The production and permitting of new U.S. homes — single- and multi-family — spiked in September, reaching their highest levels since July 2008, according to Census Bureau and U.S. Department of Housing and Urban Development data released today. June saw a similar jump.
Total housing starts in September came in at a seasonally adjusted annual rate of 872,000, which marks a 15 percent month-over-month increase and a 34.8 percent year-over-year jump. Separated by type, single-family housing starts came in at a rate of 603,000, up 11 percent month-over-month and 42.9 percent year-over-year. Structures with five units or more posted a 25 percent month-over-month increase to 260,000 units, which is also an 18.7 percent year-over-year gain.
“Yet, while September’s surge in activity is certainly encouraging, we need to remember that we still have a long way to go back to a fully functioning market,” said National Association of Home Builders Chairman Barry Rutenberg in a separate release, “and in order to get there, significant challenges must still be addressed in terms of credit availability and appraisal issues, as well as the increasing cost of building homes due to rising materials prices and a declining inventory of buildable lots.”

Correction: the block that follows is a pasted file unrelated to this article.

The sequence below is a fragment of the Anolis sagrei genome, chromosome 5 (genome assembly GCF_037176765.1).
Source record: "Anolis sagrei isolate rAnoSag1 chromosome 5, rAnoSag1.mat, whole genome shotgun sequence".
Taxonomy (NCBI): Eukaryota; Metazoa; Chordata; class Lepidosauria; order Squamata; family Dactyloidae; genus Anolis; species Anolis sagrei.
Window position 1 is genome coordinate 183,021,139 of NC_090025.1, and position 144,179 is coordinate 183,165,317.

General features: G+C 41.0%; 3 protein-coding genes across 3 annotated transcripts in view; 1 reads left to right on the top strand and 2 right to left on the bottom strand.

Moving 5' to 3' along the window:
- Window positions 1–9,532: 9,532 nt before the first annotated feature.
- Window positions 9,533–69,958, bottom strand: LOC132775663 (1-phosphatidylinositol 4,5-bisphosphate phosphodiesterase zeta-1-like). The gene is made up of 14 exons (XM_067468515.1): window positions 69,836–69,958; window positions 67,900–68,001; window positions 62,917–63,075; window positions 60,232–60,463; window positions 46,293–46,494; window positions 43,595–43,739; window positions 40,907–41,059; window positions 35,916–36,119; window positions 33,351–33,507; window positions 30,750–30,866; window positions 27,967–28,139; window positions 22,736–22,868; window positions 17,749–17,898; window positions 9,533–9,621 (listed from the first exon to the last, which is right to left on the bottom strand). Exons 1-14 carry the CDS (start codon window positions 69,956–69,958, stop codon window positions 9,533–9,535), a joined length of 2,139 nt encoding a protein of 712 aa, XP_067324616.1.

NAHB’s Chief Economist David Crowe said today’s numbers confirm that a housing recovery is underway in a greater number of U.S. markets.
“That said, we are now almost at the half-way mark in terms of what would be considered a normal amount of new-home construction in a healthy economy,” he said, “and we need to see consistent improvement like this over an extended period to get back to where the market should be in terms of generating jobs and economic growth.”
Combined housing starts rose month-over-month in all regions of the country minus one: While the Northeast fell 5.1 percent, the Midwest, South and West gained a respective 6.7 percent, 19.9 percent and 20.1 percent.
Meanwhile, the issuance of building permits — an indicator of future building activity — increased last month in both the single- and multi-family sectors. Single-family permits posted a 6.7 percent month-over-month climb with a rate of 545,000 — multi-family came in with a seasonally adjusted rate of 323,000, marking a 22.8 percent month-over-month gain. — Zachary Kussin